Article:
« on: September 17, 2012, 02:40:00 PM »
all these samples are JPEG

JPEG is filtered with masking and noise reduction. You just can't compare which camera delivers the best out of the detail..

seen the samples of 1D X? these sucks as well!

wait for some proper RAW files and then compare detail and ISOs.

Yeah, I was thinking the same thing.  All the 6D jpegs really tell us is how crappy the pre-production 6D's jpeg engine is...

PowerShot Cameras / Re: Canon S110 Rumor...
« on: September 15, 2012, 10:31:50 PM »
I still have both of these models and just bought the Sony RX100 about a month ago from Digital Rev in China. Got to admit, the RX100 IQ is spectacular.  It's fast and has many more usuable features than my beloved S100.

I also have both the S95 and S100 (well, the S95 lives in my wife's purse).  I'm considering getting the RX100 - thanks for the feedback!

The RX100 is a great little camera; I've had mine since early August.  Speed of operation is great, and the level of customization in the controls and features make it feel almost like using a DSLR - nearly all the tools are there.  IQ is downright impressive given the overall size; easily better than any compact of comparable size.  Surprises: low ISO dynamic range is noticeably better than my 7D (that said, the 7D files have an edge in overall noise and provide more detail with the right lens in front), and low ISO RAWs have proven to be amazingly flexible in the shadows (compared to Canon RAWs) - you can bump the shadows up a few stops for a result similar to a single image HDR that holds up nicely in prints - there is no banding here.  I'm looking forward to the final release of LR4 4.2 to see what the RX100 RAWs can really do, but I'm impressed so far.  There is a lot to like here and very little to complain about (at least after adding an aftermarket grip - I'm using one of Richard Franiec's designs and it's been a worthwhile addition).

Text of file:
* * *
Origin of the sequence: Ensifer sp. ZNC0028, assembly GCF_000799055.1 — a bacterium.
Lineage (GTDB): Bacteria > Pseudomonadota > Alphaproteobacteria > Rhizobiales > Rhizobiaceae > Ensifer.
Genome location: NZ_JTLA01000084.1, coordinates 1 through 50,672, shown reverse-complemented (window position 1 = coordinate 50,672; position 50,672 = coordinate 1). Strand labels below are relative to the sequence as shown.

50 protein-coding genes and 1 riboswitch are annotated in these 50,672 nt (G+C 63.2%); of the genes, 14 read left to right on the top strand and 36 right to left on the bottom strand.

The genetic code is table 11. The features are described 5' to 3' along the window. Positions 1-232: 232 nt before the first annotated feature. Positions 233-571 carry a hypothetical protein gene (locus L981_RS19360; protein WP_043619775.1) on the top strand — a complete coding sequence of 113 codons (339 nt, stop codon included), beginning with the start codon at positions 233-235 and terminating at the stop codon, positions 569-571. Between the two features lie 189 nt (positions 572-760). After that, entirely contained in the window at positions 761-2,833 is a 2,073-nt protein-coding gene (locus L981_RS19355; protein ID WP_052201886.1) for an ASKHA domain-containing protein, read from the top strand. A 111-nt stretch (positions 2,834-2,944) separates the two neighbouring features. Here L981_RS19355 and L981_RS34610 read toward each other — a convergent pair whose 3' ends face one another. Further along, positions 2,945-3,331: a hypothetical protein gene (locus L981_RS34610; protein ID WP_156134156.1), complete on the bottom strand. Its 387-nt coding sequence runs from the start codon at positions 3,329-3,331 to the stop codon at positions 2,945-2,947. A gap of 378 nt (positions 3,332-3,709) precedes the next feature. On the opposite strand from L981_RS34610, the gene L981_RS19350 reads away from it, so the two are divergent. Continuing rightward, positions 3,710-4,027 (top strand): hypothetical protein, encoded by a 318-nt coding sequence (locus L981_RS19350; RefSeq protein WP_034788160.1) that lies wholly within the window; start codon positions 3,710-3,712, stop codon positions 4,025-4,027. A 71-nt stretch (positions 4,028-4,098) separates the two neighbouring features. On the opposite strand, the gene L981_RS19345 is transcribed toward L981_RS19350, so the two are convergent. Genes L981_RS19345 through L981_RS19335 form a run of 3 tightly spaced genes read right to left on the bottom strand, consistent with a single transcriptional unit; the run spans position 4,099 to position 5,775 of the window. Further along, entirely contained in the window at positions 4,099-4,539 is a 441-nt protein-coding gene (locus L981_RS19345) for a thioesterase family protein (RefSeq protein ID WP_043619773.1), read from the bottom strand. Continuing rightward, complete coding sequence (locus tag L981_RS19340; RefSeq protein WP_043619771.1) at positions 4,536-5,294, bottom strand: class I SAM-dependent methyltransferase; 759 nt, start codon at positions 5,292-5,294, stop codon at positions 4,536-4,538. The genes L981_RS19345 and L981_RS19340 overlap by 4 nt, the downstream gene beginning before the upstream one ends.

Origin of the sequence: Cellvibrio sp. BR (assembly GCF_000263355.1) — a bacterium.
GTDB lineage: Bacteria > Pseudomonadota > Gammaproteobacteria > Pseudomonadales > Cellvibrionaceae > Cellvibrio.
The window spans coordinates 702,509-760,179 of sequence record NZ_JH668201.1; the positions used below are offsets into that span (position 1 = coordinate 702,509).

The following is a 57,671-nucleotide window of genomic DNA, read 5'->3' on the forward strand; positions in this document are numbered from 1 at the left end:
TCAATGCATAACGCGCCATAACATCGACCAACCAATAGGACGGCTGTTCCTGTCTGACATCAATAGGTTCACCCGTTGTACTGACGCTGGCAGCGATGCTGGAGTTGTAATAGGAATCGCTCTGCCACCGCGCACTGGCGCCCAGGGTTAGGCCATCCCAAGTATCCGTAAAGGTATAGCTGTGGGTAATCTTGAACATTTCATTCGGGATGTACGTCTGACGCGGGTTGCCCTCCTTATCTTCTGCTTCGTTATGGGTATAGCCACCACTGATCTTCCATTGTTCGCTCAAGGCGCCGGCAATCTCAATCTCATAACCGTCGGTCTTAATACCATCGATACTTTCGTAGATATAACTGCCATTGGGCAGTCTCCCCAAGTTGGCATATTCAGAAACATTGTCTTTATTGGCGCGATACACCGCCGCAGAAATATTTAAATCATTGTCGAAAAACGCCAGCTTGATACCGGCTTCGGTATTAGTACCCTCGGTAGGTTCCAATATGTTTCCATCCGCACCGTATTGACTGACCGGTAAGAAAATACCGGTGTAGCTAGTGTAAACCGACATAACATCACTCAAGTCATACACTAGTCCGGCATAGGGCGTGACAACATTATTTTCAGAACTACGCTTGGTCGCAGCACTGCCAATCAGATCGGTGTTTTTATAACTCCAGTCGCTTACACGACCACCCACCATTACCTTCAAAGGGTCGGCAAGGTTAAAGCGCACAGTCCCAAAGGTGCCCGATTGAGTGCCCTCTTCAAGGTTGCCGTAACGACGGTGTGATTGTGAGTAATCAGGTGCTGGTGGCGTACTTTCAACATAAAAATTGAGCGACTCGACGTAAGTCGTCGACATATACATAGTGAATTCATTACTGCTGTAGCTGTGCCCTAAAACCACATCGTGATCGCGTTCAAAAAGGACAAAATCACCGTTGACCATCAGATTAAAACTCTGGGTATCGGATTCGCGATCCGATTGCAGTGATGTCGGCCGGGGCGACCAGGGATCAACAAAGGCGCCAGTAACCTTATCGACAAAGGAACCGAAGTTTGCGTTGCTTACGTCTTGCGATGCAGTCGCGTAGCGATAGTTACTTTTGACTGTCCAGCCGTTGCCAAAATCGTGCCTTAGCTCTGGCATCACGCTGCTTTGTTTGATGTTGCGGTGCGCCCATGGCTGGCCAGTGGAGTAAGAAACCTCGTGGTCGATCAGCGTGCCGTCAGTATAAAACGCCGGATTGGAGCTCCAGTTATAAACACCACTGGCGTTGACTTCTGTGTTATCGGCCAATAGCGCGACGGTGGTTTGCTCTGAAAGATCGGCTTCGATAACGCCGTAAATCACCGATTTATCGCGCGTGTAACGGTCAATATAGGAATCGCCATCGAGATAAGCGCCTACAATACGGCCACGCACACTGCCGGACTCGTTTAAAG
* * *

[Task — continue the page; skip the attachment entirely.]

Lenses / Re: Canon's new 24-70 2.8L II ship date
« on: June 26, 2012, 07:58:12 PM »
if the shorty forty is an entree for what this lens is going to be like then I cant wait to get my hands on one


what if its not really any better than the shorty?  :o

Then maybe Canon will wise up and sell it for $200? :P

PowerShot Cameras / Re: Patent: 24-1060mm Zoom Lens
« on: May 30, 2012, 10:15:02 PM »
Just curious, does anyone know if Canon has put a fluorite element in a p&s lens before?  This one is a bit... odd.  Maybe targeted for video?

EOS Bodies / Re: DPReview 5D3 review out
« on: May 25, 2012, 03:16:24 AM »